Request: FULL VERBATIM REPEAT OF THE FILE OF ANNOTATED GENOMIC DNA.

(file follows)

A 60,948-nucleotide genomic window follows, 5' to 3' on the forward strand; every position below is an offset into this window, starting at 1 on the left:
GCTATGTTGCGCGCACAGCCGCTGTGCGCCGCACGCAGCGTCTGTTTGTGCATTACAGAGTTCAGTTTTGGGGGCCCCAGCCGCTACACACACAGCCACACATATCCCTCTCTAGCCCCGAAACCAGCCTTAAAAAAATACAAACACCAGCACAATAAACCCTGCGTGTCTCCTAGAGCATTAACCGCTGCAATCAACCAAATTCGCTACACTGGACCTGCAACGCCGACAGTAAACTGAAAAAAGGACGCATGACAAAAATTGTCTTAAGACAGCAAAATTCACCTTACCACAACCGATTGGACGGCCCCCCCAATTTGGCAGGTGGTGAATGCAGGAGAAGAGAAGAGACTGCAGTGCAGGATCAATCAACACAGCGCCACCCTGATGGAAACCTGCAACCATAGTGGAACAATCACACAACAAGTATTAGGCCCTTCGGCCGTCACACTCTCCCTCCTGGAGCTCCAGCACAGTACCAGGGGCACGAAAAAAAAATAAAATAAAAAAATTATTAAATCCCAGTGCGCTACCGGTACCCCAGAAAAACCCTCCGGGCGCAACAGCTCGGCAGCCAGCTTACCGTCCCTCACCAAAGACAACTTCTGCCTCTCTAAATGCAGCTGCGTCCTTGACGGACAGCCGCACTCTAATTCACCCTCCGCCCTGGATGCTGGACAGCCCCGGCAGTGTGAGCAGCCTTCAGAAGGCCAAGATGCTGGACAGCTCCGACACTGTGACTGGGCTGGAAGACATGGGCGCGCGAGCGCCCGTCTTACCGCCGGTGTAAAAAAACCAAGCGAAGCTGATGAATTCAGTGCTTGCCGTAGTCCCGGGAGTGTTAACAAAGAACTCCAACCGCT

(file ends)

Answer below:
A 60,948-nucleotide genomic window follows, 5' to 3' on the forward strand; every position below is an offset into this window, starting at 1 on the left:
GCTATGTTGCGCGCACAGCCGCTGTGCGCCGCACGCAGCGTCTGTTTGTGCATTACAGAGTTCAGTTTTGGGGGCCCCAGCCGCTACACACACAGCCACACATATCCCTCTCTAGCCCCGAAACCAGCCTTAAAAAAATACAAACACCAGCACAATAAACCCTGCGTGTCTCCTAGAGCATTAACCGCTGCAATCAACCAAATTCGCTACACTGGACCTGCAACGCCGACAGTAAACTGAAAAAAGGACGCATGACAAAAATTGTCTTAAGACAGCAAAATTCACCTTACCACAACCGATTGGACGGCCCCCCCAATTTGGCAGGTGGTGAATGCAGGAGAAGAGAAGAGACTGCAGTGCAGGATCAATCAACACAGCGCCACCCTGATGGAAACCTGCAACCATAGTGGAACAATCACACAACAAGTATTAGGCCCTTCGGCCGTCACACTCTCCCTCCTGGAGCTCCAGCACAGTACCAGGGGCACGAAAAAAAAATAAAATAAAAAAATTATTAAATCCCAGTGCGCTACCGGTACCCCAGAAAAACCCTCCGGGCGCAACAGCTCGGCAGCCAGCTTACCGTCCCTCACCAAAGACAACTTCTGCCTCTCTAAATGCAGCTGCGTCCTTGACGGACAGCCGCACTCTAATTCACCCTCCGCCCTGGATGCTGGACAGCCCCGGCAGTGTGAGCAGCCTTCAGAAGGCCAAGATGCTGGACAGCTCCGACACTGTGACTGGGCTGGAAGACATGGGCGCGCGAGCGCCCGTCTTACCGCCGGTGTAAAAAAACCAAGCGAAGCTGATGAATTCAGTGCTTGCCGTAGTCCCGGGAGTGTTAACAAAGAACTCCAACCGCT